How do you drown-proof a mine? Part 3, a reprise
The is a republication of the last of the drown-proofing a mine series. It was originally published on November 5, 2015.
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And here’s your trigger warning: this is hard on the DNR.
Here are Part 1 and Part 2. (I am not going to summarize them. You need to read what comes before if you want to keep up.) And here is the observation by DNR Commissioner Tom Landwehr that animates all three parts:
DNR commissioner Landwehr says legacy issues of mines require a bankruptcy-proof reclamation plan for Polymet pic.twitter.com/sLX3Kbp3ug
— John Croman (@JohnCroman) October 27, 2015
“Legacy issues” is a euphemism for the poisoning of our wetlands, lakes, and rivers that won’t go away. It’s a legacy like the fact your great-grandfather, your grandfather, and you father all died of brain cancer, and you probably will, too.
But “legacy” sounds so benign!
Let’s return to the thrilling days of yesteryear — or the dead of winter of 2014, anyway — and a hearing before the Environment, Natural Resources, and Agriculture Finance Committee where DNR Director of Land and Minerals, Jess Richards, described the intricate, sultry tango of bonds, hopes, and promises that would keep us all safe.
It was pretty naïve.
I asked the DNR just recently for the written testimony submitted by Director Richards to the committee. I was told he didn’t submit any, but I was helpfully referred to a YouTube video. (The video was published by The UpTake.) Heck, even I offered written testimony.
The Environment, Natural Resources, and Agriculture Finance Committee is (or was; it’s probably called the Natural Resources Reform and Entrepreneurship Committee — or the Dig It Up and Cut it Down Committee — under Republican leadership) the committee with a principal responsibility for the financial consequences of mining in Minnesota.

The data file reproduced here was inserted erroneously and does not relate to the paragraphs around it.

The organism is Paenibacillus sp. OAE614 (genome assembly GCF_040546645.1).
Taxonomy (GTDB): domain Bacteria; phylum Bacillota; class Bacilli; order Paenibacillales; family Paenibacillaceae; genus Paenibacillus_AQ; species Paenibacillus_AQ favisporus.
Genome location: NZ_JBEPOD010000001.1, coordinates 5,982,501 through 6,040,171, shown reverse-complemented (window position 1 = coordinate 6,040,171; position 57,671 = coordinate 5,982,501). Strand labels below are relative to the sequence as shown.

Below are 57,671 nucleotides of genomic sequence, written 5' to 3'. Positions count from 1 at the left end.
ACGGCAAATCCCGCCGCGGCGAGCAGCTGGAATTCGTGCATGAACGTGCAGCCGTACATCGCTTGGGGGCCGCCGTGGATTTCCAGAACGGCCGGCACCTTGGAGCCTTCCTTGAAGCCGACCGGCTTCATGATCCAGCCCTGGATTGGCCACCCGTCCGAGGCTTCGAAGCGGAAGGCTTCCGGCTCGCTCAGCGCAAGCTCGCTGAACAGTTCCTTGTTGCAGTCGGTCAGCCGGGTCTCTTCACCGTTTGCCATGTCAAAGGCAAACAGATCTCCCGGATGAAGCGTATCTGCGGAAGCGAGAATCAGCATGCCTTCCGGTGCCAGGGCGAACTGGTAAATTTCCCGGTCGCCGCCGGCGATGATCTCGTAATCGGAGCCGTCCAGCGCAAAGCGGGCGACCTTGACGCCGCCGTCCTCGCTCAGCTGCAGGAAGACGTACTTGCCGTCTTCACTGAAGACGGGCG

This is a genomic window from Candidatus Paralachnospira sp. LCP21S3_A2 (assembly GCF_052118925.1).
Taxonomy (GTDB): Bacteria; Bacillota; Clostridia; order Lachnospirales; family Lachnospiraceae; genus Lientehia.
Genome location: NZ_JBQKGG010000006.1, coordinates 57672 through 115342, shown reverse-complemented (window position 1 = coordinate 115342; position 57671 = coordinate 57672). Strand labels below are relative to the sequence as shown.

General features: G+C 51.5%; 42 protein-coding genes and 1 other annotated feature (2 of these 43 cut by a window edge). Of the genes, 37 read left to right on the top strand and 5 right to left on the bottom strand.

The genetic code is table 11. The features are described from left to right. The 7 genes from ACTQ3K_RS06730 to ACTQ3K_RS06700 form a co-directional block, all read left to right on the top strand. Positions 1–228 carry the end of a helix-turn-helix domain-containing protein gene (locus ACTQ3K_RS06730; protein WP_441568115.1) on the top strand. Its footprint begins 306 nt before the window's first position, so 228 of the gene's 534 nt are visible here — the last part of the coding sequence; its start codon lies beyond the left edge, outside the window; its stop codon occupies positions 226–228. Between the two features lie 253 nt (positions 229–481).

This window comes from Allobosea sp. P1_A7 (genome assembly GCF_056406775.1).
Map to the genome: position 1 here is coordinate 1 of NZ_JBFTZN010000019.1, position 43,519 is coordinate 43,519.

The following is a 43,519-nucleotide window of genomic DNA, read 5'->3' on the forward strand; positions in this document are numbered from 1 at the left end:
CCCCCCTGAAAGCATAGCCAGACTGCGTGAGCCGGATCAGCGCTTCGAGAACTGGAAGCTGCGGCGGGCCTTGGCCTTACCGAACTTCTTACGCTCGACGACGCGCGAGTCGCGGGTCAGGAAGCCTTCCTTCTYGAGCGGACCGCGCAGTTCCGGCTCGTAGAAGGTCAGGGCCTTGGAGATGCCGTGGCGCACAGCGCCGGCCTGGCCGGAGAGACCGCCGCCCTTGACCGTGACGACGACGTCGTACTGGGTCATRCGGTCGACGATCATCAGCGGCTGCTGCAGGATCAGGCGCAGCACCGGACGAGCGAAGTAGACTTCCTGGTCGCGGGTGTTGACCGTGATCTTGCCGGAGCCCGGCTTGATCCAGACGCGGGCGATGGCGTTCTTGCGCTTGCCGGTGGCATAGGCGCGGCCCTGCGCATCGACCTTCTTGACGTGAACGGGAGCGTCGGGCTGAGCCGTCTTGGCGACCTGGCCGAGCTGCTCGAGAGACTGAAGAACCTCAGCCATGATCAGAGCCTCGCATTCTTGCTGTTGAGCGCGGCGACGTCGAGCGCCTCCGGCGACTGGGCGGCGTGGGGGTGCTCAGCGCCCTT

I think the failure of the principal agency official in charge of financial assurances to file written testimony before the committee is remarkable, and telling of the fact that financial assurances were — and perhaps still are — an afterthought for the DNR.
The Spotty™-winning numbers guys were at the hearing, and they said, as they did in the op-ed that won the Spotty™, “Get the financial assurances in cash, up front.” That’s the tenor of the first two parts of this story, too.
Why? Because once the mine is open, all bets are off. Leverage disappears. If PolyMet closes the mine and walks away, there is really almost nothing the state can do to protect itself or its citizens, except dig into taxpayers’ pockets.
The abandoned mine won’t pay for cleanup, or a disaster, or reclamation. It can’t be forced to buy performance bonds or insurance (liability insurance is how ordinary citizens would be protected); there would be no money to do it. Because the closed mine would be a water pollution hazard for up to 500 years — or “indefinitely” as PolyMet and the DNR later helpfully amended their remarks to say — there are no sureties or insurance company who would underwrite the risk, now that AIG is no longer around, anyway.
I fear we are embarked on a dangerous and unknown course, with little thought and no discussion of the specifics of how to prepare for the rainy day that will inevitably come.
Update: And my prediction comes true:
The EIS doesn’t not go into detail about how much money Polymet might have to put up to pay for potential environmental clean-up. — Tom Hauser (@thauserkstp) November 6, 2015
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